An otherwise healthy 23-year-old Caucasian man was referred to our institute as a potential candidate for CXL. According to his referral documents, the patient had an uneventful medical history, and despite progressive bilateral keratoconus he had no other ophthalmological problems. However, during the past year, he had developed contact lens intolerance.
At presentation, his uncorrected visual acuities were 0.4 logMar and 0.5 logMar in his right and left eyes, respectively. His best corrected visual acuities (BCVA) were 0.1 logMar (-0.25 spherical (SPH), -2.50 cylindrical (CYL) × 20) in his right eye and 0.3 logMar (-0.50 SPH, -3.00 CYL × 155) in his left eye. Central corneal pachymetry measured with a Scheimpflug camera (Pentacam Oculyzer; Oculus Optikgerate GmbH, Heidelberg, Germany) was 462 μm and 455 μm in his right and left eyes, respectively. The thickness of the thinnest corneal point (TCT) in the left eye was 443 μm (Figure ), while the keratometric readings derived from the Pentacam test were K1-43.1, K2-46.4 in the right eye and K1-43.2, K2-46.6 in the left eye, respectively. In comparison to the patient's referral documents, within the past year the patient had demonstrated deterioration in his BCVA (former BCVA 0.2 logMar (-0.50 SPH, -2.25 CYL × 155) and in the TCT (former TCT was 449 μm). According to the topographical keratometric data, he was diagnosed with KC stage 1 or 2 and scheduled for CXL therapy.
Preoperative Pentacam Oculyzer image of the patient's left eye.
Standard CXL treatment was performed in the patient's left eye according to the following procedure: Alcaine drops were used for topical anesthesia, followed by application of a sponge saturated with 20% alcohol to the central cornea for 15 seconds. De-epithelialization was performed by means of a hockey knife. The residual corneal thickness after debridement was 407 μm as measured by ultrasound contact pachymetry (Pacline; Optikon 2000 SpA, Rome, Italy). After de-epithelialization, a mixture of 0.1% riboflavin in 20% dextran solution was instilled into the cornea for 30 minutes (two drops every two minutes) until the stroma was completely penetrated and the aqueous humor was stained yellow. Regarding the UVA radiation source, the UV-X system (Peschke Meditrade GmbH, Cham, Switzerland) was employed. An 8.0 mm diameter of the central cornea was irradiated for 30 minutes by UVA light with a wavelength of 370 nm and at surface radiance of 3 mW/cm2, which corresponds to a surface dose of 5.4 J/cm2. It should be mentioned that the use of riboflavin was continued during irradiation to maintain the necessary concentration. Moreover, balanced salt solution was applied every six minutes to moisten the cornea. When the irradiation was complete, a soft contact lens (Day & Night; CIBA Vision, Duluth, GA, USA) was applied until full re-epithelialization was completed.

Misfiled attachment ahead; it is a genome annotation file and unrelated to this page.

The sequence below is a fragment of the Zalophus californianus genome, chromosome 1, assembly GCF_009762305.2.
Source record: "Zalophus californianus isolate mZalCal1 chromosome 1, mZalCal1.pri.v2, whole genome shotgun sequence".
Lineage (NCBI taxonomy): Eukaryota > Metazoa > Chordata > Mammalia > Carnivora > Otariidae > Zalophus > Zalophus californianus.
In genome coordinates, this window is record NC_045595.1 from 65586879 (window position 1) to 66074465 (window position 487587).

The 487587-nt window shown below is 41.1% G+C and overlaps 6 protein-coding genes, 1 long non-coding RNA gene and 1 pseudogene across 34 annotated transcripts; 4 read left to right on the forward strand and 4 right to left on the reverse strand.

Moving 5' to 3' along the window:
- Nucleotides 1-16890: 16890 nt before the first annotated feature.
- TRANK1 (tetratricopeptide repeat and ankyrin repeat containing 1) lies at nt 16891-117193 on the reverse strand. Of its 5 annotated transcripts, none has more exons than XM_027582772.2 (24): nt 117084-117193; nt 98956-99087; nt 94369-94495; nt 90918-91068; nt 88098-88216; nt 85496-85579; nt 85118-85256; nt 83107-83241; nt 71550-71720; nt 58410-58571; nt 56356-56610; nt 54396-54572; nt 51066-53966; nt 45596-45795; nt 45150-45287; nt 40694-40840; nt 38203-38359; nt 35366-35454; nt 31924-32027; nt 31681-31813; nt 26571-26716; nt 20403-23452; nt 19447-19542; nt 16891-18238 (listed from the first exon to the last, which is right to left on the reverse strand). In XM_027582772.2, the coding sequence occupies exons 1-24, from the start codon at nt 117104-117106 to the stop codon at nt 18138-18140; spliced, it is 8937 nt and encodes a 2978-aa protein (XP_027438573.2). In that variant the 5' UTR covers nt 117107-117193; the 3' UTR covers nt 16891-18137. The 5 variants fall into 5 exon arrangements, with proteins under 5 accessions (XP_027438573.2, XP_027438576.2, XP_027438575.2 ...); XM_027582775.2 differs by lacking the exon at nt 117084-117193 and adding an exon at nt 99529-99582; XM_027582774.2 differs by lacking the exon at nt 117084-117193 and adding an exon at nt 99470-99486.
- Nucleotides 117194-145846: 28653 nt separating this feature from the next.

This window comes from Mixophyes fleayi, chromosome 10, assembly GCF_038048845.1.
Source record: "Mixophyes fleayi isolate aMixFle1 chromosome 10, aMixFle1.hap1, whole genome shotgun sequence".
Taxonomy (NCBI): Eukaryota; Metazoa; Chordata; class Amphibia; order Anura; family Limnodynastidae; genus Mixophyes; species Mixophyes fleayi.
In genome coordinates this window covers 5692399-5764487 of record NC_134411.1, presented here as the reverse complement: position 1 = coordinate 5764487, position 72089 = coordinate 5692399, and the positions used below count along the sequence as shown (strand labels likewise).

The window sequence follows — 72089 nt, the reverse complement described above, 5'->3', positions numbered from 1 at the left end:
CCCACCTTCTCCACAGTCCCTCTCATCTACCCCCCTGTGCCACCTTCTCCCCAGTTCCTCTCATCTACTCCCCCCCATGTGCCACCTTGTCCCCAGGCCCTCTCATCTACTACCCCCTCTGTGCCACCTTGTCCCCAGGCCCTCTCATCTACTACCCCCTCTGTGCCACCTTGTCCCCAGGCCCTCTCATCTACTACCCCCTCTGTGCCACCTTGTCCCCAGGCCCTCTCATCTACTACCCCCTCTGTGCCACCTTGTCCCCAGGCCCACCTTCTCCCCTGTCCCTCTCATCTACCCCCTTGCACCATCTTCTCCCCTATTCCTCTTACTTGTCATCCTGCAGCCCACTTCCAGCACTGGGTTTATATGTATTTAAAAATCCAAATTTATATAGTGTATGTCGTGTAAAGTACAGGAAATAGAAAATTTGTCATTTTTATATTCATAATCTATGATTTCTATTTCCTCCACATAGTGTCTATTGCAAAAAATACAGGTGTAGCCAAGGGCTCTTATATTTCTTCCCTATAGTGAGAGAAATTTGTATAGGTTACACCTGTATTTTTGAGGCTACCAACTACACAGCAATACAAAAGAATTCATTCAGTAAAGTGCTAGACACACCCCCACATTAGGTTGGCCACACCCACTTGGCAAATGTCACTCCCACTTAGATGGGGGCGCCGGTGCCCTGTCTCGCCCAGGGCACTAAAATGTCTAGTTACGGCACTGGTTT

The patient was administered the following postoperative medications: (1) gentamicin sulfate and dexamethasone dihydrogenophosphate drops (Dexamytrex Ophtiole; Bausch & Lomb, Berlin, Germany) four times daily and (2) a monodose combination of sodium hyaluronate 0.15% and dexpanthenol 2% (HyloPan; ZwitterPharmaceuticals, Halandri, Greece) every hour.
Despite an uneventful CXL treatment, during the first postoperative day the patient developed intense photophobia, watering and a non-specific ocular discomfort. Slit lamp biomicroscopy revealed redness, especially at the limbal region, severe corneal haze accompanied by non-specific endothelial precipitates and a few inflammatory cells in the anterior chamber (Tyndall effect +1) (Figure ). The aforementioned findings resembled an acute inflammatory response to the CXL procedure and/or possibly to the postoperative medication. Moreover, no evidence of re-epithelialization was observed, and the patient's visual acuity was limited to counting fingers.
Slit lamp biomicroscopic image showing severe corneal haze and endothelial precipitates due to the acute inflammatory response.
The patient's postoperative medication was modified to ofloxacin drops four times per day quid (Exocin; Allergan, Castlebar Road, Westport, CoMayo, Ireland), dexamethasone drops every two hours (Maxidex; Alcon Cusi, SA, Spain), frequent use of carboxymethylcellulose 0.5% drops (Optive; Allergan, Irvine, Ca) and oral acyclovir 400 mg four times daily (Zovirax; GlaxoSmithkline, Aranda, Spain). Further to the postoperative regimen change, the patient underwent a complete laboratory examination for autoimmune and infectious diseases, including markers for rheumatoid factor, immune complexes, C-reactive protein, antineutrophilic cytoplasmic antibodies and erythrocyte sedimentation rate, as well as polymerase chain reaction for herpes simplex virus DNA detection, which were all negative or within normal limits. Moreover, repeated cultures from cornea samples and the contact lens were all negative. However, the patient was evaluated for hypersensitivity to riboflavin (vitamin B2) and other components of the B vitamin complex as well as a series of common allergens. According to the results presented in Table , no evidence of a hypersensitivity reaction could be detected.
Patient's serum allergen valuesa
The treatment change resulted in subjective improvement of ocular discomfort and disappearance of the inflammatory cells in the anterior chamber. However, the cornea presented extremely slow re-epithelialization and progressive thinning, which resulted in descemetocele and finally perforation in the second postoperative month. The patient underwent uncomplicated penetrating keratoplasty with an uneventful postoperative period.